[Case Study] How Aaron Gained 10 Pounds Of New Muscle In 18 Weeks


Aaron Thorton. Aaron is a Del Monte Pro Team member.

AGE: 27 | HEIGHT: 5′ 9″ | WEIGHT: 161

L87A9349Q. Aaron—10 pounds in 18 weeks is impressive stuff, especially for a guy with years of training under his belt. What did your nutrition look like over the past 18 weeks?

My plan was pretty hectic—I basically had to work everything around my client schedule. I’d wake up at 4:30 a.m., have my greens shake (16 oz water with Cytogreens), half a protein shake, then eat a Quest Bar on my way to work. One of my goals was to get in at least half of my daily protein goal before 10 a.m., no matter what. I then would sip on my Bulletproof coffee, and have my first solid meal at around 8 a.m..

Depending on how the day went, I’d have my second solid meal either in late morning or early afternoon (depending on when I trained clients). I would finish off the other half of my protein shake after my workout, finish up with my last clients for the day and head home,  usually between 5:00 and 6:30 p.m.. My wife was absolutely awesome—she was the one to prepare most (if not all) of my meals. And she is a fantastic cook, so that’s a big help too.

Dinner would be ready about the time I got home typically, and almost always consisted of a meat, green veggie, and some form of starch. And, because I was bulking and training hard, and not really having carbs during the day, I got to enjoy some dessert almost every night.

Q. What did your training look like during these 18 weeks?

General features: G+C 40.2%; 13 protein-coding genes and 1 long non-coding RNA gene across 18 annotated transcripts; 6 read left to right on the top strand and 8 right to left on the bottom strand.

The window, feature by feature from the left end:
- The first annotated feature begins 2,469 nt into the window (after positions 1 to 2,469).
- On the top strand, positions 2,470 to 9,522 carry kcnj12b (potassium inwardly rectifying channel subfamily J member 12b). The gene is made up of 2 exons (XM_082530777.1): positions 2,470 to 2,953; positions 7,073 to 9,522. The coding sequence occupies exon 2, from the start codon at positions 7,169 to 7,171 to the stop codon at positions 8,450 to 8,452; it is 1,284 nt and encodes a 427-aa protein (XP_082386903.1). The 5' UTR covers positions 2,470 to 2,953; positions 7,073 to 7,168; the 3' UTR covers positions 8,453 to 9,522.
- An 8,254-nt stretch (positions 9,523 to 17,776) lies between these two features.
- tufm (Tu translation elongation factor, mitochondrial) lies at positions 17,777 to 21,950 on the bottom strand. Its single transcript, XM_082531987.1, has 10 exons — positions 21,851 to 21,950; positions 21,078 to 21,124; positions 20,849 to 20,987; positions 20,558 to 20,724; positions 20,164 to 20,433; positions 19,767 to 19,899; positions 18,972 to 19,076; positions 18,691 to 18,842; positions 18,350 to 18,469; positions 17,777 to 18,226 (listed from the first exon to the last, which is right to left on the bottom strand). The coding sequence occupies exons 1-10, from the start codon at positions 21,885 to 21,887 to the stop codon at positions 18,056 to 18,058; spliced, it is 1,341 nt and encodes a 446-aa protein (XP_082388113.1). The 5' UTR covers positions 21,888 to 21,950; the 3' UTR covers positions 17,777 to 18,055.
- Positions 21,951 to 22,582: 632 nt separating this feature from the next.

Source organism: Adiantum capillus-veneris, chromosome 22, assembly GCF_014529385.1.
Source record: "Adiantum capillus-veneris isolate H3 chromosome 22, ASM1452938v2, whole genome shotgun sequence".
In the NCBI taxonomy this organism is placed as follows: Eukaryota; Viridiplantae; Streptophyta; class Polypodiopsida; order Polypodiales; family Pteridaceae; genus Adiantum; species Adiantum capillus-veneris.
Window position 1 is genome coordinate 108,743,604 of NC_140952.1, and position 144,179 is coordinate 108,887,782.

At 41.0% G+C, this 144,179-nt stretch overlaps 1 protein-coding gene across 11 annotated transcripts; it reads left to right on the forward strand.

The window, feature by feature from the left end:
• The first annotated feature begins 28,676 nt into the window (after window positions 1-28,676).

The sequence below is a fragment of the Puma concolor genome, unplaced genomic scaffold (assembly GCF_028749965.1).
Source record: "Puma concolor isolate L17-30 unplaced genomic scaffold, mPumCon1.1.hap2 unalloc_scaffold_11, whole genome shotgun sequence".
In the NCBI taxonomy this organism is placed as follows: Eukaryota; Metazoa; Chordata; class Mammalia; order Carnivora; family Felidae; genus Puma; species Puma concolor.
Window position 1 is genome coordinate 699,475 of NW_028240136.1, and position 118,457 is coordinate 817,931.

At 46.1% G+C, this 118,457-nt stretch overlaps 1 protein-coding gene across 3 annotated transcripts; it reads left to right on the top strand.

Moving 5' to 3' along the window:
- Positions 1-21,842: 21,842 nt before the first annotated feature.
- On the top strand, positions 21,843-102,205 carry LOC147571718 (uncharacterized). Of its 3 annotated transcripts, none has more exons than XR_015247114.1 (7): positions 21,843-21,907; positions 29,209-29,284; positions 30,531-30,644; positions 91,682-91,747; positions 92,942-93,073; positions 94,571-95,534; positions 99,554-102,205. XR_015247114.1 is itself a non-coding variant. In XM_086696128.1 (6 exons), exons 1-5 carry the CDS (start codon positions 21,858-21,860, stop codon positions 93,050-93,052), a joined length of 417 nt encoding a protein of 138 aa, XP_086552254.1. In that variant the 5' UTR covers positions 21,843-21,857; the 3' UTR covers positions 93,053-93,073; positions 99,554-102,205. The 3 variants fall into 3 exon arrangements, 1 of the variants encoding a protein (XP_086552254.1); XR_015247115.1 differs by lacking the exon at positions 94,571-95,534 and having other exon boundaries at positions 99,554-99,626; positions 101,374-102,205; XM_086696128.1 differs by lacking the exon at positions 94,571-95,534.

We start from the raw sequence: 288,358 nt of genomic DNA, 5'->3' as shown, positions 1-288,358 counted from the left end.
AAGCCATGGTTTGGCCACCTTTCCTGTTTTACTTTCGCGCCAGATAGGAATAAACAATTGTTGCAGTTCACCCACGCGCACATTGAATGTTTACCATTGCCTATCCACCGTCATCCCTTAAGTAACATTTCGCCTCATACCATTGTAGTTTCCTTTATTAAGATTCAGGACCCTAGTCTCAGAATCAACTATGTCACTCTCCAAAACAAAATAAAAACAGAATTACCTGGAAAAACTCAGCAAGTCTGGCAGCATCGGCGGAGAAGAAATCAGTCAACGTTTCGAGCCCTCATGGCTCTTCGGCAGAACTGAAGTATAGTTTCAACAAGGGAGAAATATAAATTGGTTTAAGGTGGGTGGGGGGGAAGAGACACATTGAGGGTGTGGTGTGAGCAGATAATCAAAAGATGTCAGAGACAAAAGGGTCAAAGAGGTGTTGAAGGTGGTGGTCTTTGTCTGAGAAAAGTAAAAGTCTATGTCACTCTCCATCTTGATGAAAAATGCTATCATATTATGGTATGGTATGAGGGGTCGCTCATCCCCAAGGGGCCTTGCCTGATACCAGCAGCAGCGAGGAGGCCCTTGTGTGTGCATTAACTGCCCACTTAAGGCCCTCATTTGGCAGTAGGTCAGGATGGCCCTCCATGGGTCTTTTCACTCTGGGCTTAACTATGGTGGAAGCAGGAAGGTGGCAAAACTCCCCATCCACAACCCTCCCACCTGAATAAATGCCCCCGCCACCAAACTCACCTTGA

Thankfully, for this program, my training was given to me. I find I normally do better on routines that I don’t plan for myself. They tend to better confront my weaknesses and challenge me in new ways. I trained five to six days per week for each of the three six-week phases.

For the first phase, Vince had most of the competitors doing his Vanity Shoulders and Arms routine. Personally, I loved this routine (found in his No Nonsense Muscle Building 2.0 Beta Program). I got to play with chains for the first time, my bench press and deadlift strength came back pretty well (I’d lost a fair amount of strength prior to the program for various reasons) and, to top it off, there was a barbell complex every Saturday. Man those things kill—worst form of cardio ever (in a good way). In the end, I added strength and inches to my chest, shoulders and arms.

My second phase was the Vanity Back Specialization routine (part of his Vanity Specialization System). I smashed back for three days straight, Monday through Wednesday, then did just a couple of sets each for the remaining body parts on Friday and Saturday to maintain their strength and size. This was brutal because on Tuesday and Wednesday I was already sore (really sore by Wednesday!) and had to train back again. The method might seem counter-intuitive, but for guys who have been training for a few years, this type of controlled overtraining can be extremely effective. And it worked—my back spread wider than ever after this routine.

My last phase was a cutting routine called Omni Shred (also found in his No Nonsense Muscle Building 2.0 Beta Program). Truthfully, I’d never needed to cut before. Of course, I’d never been this big before either. So this was a tough spot to be in. I had let my body fat creep up over 13% for the first time in my life. I struggled a little bit, but thankfully my Del Monte Pro Team brother Mitch was able to help me. In the end I was able to shred back down some, and finished bigger than I’ve ever been.

aaron collageThroughout each phase I tried to remain sensible with my weights, especially since I didn’t have a training partner. But at the same time I tried to push myself to do at least a little more every time. When you don’t have a training partner to push you, you have to let the numbers push you. So if I did 100 lb of something for 6 reps last time, I either needed to do 100 lb for 7 reps, or 105 lb for 6 reps—I had to make progress every time.